FDP Forum / too much to remember!/ 7 messages in thread.

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thumbpicker

Contributing Member
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St. Louis

"Thumbpicks don't slide into soundholes"
Jan 10th, 2016 03:47 PM        

Does anyone else here get lost in all the myriad things our gear does and lose sight of the actual playing? It seems I have acquired so many different sounds,synths,guitar effects,midi whatnots over the years that I get overwhelmed by it all and have to spend too much time digging through manuals etc. to actually enjoy the process anymore. Just wondered if I'm the only one?



littleuch

Contributing Member
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Subtropical Florida

Jan 10th, 2016 04:12 PM        

For me it's a frequency (or infrequency) of use. I'll learn, then often have to relearn. Most of it has to do with in-program related stuff (Pro Tools). <br /> <br /> One thing that helps is keeping a spreadsheet that I keep building as I learn new tricks, shortcuts, etc. I can later search it as the fog of time gets in the way. I hate searching manuals as they are never laid out in my process of thinking. <br /> <br /> The objective is to avoid being overwhelmed by the tools. I've oftened likened it to being a carpenter and having to spend a week training on how to cut one board.



ninworks

Contributing Member
**

Tennessee

Too Much GAS
Jan 11th, 2016 07:24 AM        

"Does anyone else here get lost in all the myriad things our gear does and lose sight of the actual playing?"<br /> <br /> Constantly. There's a lot to said for just writing the song and THEN recording it. Unfortunately, for me, it usually doesn't work that way. The writing and recording are a simultaneous process. Like littleleuch, I don't do it often enough to remember some of the technical things I did the last time.



Tyrone Shuz



USA

I'm all in!
Jan 11th, 2016 11:01 AM        

As for outboard gear (non-software) I try to buy knowing what it does. Newer stuff, like Line6 products, there are often many other functions which I may or may not use, but I learn what I need to first. I do have 1 or 2 things where if something goes awry and I need to reprogram, yes, I'm manual-digging.<br /> <br /> For the DAW--in the old days, I had post-it notes all over my monitor reminding me, usually about remembering to adjust the Windoze Mixer settings. That's where I would screw up. That's not an issue anymore, and there are no more sound cards per se. <br /> <br /> The best solution is to practice using the gear. The more you do it, the less you need to go manual-diving. <br /> <br /> But I still recommend post-its to save you the trouble.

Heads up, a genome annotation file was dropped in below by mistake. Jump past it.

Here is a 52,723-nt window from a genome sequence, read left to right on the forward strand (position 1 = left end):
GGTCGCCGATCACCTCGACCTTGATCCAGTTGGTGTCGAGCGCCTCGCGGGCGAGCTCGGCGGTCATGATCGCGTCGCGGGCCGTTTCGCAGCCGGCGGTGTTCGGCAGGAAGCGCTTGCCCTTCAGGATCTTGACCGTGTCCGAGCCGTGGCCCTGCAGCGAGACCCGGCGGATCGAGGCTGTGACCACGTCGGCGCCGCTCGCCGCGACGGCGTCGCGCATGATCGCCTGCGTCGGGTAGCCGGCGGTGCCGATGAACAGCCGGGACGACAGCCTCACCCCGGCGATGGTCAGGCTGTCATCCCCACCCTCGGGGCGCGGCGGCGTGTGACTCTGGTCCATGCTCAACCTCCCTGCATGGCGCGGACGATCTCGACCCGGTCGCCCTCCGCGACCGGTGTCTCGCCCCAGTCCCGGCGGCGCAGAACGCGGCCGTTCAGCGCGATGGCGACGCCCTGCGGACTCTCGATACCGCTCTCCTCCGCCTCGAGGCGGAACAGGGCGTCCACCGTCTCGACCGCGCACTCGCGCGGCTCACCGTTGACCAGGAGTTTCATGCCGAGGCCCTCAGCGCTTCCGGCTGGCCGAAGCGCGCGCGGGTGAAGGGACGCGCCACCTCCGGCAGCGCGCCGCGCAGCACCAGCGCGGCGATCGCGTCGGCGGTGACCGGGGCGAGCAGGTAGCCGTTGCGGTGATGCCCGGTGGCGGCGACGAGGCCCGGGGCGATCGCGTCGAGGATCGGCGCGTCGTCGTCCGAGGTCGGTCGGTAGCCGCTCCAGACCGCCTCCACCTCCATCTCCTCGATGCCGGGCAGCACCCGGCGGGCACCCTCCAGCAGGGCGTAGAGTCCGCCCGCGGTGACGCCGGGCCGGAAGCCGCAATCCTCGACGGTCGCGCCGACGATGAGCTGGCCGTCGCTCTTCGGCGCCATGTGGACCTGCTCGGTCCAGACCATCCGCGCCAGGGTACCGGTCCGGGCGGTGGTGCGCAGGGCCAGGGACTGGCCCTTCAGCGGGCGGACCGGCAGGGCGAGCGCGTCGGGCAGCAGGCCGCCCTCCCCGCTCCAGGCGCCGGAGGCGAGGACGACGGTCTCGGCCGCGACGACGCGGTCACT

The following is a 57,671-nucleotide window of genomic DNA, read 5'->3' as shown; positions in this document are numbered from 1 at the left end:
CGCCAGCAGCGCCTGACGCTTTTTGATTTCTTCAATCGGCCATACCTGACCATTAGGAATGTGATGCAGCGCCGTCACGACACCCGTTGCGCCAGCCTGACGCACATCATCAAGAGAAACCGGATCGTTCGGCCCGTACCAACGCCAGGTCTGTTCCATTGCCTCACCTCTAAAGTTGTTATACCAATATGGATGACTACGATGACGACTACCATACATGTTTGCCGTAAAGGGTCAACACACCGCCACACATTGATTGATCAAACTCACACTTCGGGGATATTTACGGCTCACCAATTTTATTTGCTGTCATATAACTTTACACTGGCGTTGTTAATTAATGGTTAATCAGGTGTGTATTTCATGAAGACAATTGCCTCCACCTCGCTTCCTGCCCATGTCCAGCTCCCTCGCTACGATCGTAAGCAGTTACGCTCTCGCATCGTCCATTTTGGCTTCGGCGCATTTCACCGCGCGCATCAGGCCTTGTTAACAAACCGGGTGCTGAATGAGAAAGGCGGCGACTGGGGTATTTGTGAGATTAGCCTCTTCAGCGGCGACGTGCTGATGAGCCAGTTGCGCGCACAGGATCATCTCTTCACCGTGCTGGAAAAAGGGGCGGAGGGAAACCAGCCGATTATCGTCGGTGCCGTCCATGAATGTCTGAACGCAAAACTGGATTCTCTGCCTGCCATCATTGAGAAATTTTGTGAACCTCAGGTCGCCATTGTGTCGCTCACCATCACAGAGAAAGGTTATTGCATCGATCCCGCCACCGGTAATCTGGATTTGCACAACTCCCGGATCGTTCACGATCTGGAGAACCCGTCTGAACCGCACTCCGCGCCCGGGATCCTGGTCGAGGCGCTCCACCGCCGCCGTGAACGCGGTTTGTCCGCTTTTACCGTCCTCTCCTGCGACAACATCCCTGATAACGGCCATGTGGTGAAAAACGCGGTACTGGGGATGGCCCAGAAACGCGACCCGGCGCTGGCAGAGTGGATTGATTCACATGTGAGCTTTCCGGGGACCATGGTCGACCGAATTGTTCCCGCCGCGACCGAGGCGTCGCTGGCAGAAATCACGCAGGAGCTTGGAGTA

reverendrob

FDP Data Goon
Moderator

When I sin

I sin real good
Jan 11th, 2016 01:20 PM        

Take it simple. Have setup that makes it simpler - I have a DAW template that opens up the normal inputs I use for sketchpad stuff, has levels preset to safe volumes, and armed four tracks (one each amp, plus room).<br /> <br /> Can be in and recording within one minute of sitting down assuming guitar is in tune, which is a huge deal given my health.



Mark From Hawaii

Contributing Member
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The Aloha State, USA

only cowboys stay in tune after all
Jan 27th, 2016 01:10 AM        

"For me it's a frequency (or infrequency) of use. I'll learn, then often have to relearn. Most of it has to do with in-program related stuff (Pro Tools.)"<br /> <br /> Yup, same for me and Reaper. Now how did I set points on the track lane envelope so I can drop the volume in the selected spot? Then I spend about 15 minutes re-learning how I did it.<br /> <br /> Another one is the cool synth pad preset on the guitar synth. I might spend a good 20 minutes scrolling through the lists.



reverendrob

FDP Data Goon
Moderator

When I sin

I sin real good
Jan 27th, 2016 02:04 AM        

Presets are pretty easy, I re-arrange them to sections, and for the factory stuff, I usually just open the PDF manual and search on the title.<br /> <br />



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